Months of building trust with the Ukrainian government led to unmatched access to President Volodymyr Zelenskyy during his travels across Ukraine. It resulted in a powerful all-formats series of stories that made headlines across the world and gave an in-depth portrait of a wartime leader in perpetual motion.

For months, the AP team has been working on improving access to the Kyiv government. Every press conference was followed by another request to sit down with Zelenskyy and show the world his daily life. Much of the heavy lifting was done by the AP’s newly appointed Ukraine correspondent Hanna Arhirova and Kyiv-based photographer Efrem Lukatsky. Visiting managers Susie Blann and Tony Hicks also had pressed AP’s case with the government at the highest levels.  

Persistence paid off. AP was offered an exclusive interview with the president, to be carried out by AP’s Executive Editor and Senior Vice President Julie Pace. She traveled into the country from New York, accompanied by Europe and Africa News Director James Jordan from London. They teamed up with Arhirova, Lukatsky and Prague-based video journalist Adam Pemble, on deployment, for two nights and three days aboard the president’s train.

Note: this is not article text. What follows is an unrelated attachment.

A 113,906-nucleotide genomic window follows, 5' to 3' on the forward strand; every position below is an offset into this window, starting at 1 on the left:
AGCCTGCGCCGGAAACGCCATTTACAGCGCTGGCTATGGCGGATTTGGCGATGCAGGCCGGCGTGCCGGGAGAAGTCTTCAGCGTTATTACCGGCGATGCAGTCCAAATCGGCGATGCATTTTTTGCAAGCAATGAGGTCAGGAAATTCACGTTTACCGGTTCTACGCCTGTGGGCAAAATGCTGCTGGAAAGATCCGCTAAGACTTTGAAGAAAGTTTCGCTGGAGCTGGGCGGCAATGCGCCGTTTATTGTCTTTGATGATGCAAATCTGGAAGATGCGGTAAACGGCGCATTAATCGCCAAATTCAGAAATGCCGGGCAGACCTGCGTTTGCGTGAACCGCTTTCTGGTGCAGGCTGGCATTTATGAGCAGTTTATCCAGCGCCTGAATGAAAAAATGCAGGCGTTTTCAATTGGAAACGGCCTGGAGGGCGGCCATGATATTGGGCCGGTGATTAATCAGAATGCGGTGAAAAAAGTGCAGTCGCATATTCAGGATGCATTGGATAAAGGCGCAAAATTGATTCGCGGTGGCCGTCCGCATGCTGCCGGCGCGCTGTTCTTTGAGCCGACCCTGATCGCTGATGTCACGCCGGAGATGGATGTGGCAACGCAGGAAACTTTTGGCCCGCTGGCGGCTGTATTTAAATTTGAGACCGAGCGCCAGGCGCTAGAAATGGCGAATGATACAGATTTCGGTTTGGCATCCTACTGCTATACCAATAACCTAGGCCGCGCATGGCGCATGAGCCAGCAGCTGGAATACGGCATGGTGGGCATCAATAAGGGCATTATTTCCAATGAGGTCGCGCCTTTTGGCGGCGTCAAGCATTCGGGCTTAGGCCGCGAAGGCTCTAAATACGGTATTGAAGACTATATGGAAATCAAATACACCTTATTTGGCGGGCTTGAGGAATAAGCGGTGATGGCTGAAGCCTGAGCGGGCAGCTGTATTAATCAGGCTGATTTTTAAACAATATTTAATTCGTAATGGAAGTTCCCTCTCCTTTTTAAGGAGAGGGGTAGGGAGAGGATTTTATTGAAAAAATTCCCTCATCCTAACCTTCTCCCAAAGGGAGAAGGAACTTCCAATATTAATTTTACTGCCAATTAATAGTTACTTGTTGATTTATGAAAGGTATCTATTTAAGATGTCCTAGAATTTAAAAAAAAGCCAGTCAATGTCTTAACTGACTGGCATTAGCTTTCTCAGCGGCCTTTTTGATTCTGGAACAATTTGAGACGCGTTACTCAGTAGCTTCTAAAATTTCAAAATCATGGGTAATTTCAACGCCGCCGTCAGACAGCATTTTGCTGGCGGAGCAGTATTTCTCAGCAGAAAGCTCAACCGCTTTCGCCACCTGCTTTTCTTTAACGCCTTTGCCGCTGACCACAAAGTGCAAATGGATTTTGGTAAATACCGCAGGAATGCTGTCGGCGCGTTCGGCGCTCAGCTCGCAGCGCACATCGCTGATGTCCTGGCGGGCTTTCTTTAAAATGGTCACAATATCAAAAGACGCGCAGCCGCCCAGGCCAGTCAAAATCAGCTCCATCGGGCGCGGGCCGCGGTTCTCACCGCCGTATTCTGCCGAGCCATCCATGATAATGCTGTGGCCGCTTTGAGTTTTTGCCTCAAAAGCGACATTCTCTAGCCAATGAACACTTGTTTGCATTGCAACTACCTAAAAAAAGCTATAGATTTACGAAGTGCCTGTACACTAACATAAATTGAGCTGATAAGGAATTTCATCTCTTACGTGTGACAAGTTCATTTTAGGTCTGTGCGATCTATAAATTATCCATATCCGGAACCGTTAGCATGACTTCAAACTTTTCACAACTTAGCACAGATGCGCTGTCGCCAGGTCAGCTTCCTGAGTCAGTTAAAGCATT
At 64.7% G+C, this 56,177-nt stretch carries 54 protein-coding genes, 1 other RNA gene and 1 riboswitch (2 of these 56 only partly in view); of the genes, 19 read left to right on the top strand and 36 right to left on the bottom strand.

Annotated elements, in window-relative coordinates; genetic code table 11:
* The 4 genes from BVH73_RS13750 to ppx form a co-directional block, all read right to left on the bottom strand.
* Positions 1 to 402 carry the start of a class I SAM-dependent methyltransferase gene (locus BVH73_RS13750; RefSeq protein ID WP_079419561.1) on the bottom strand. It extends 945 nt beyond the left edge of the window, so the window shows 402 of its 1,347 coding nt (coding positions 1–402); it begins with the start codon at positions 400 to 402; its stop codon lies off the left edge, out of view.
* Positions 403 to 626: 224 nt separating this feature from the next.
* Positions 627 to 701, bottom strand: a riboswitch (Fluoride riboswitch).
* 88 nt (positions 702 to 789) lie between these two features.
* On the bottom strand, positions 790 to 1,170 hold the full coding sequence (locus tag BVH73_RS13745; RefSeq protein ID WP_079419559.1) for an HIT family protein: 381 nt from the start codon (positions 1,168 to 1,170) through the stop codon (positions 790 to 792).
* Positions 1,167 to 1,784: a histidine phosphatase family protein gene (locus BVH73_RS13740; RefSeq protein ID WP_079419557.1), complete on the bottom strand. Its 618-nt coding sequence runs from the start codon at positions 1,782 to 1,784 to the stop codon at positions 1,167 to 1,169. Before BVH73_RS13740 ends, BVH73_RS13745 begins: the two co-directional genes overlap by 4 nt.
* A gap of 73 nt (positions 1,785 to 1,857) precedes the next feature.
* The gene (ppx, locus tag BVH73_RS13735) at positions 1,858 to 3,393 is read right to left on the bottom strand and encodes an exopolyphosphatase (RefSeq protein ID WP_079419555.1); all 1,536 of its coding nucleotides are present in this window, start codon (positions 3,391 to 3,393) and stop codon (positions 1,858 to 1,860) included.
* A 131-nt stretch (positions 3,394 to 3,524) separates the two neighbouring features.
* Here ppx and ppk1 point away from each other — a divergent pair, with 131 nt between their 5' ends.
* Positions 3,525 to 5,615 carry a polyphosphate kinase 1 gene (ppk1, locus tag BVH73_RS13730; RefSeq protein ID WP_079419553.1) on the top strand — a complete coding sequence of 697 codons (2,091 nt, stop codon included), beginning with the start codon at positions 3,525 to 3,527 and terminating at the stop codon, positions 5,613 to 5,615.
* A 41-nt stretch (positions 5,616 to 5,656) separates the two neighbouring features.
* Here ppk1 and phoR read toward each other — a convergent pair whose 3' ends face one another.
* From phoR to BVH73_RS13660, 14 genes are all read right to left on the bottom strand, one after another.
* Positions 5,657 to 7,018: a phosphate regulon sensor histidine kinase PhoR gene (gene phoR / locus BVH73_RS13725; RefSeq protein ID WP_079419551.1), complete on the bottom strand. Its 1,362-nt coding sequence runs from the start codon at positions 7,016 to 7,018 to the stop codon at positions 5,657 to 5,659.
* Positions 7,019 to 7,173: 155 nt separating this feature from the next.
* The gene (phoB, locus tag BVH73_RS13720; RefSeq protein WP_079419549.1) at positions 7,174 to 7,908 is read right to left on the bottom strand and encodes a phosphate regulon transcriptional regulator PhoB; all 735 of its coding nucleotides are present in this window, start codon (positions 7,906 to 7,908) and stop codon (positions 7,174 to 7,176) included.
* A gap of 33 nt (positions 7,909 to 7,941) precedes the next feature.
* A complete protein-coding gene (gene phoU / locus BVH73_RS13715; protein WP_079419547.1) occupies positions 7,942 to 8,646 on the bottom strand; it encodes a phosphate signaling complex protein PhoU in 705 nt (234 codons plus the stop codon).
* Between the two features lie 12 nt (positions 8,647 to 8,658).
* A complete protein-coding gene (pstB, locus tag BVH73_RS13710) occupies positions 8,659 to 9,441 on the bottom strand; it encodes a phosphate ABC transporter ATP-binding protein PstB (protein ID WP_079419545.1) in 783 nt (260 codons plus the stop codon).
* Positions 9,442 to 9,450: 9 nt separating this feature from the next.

The five-person team crammed into the tiny sleeping compartment elbow to elbow during the hourlong interview with Zelenskyy, who grew increasingly relaxed as time passed. Speaking through Pace, Zelenskyy extended an invitation for Chinese President Xi Jinping to visit his country — a major piece of news that was picked up around the world, including by CNN and Reuters with credit to AP. In another widely quoted remark, Zelenskyy warned unless his country wins a monthslong battle in the eastern city of Bakhmut, Russia could begin building international support for a peace deal that could require Ukraine to make unacceptable compromises.  

“If (Russian President Vladimir Putin) will feel some blood — smell that we are weak — he will push, push, push,” Zelenskyy said in English, which he used for virtually all the interview. 

The AP’s main story was datelined “ON A TRAIN FROM SUMY TO KYIV, Ukraine,” with Pace and Arhirova sharing the byline. It was accompanied by photos from Lukatsky and video from Pemble.  

The interview was followed by a deep portrait of Zelenskyy as a family man as well as the leader of his country. Pemble meanwhile captured the trip’s frenetic pace and ubiquitous security in a video feature.  

For their herculean efforts to organize and deliver the meeting, engineering an opportunity for AP to conduct the most extensive embed with the Ukrainian president to date, Arhirova, Lukatsky and Pemble share Best of the Week — First Winner honors. 

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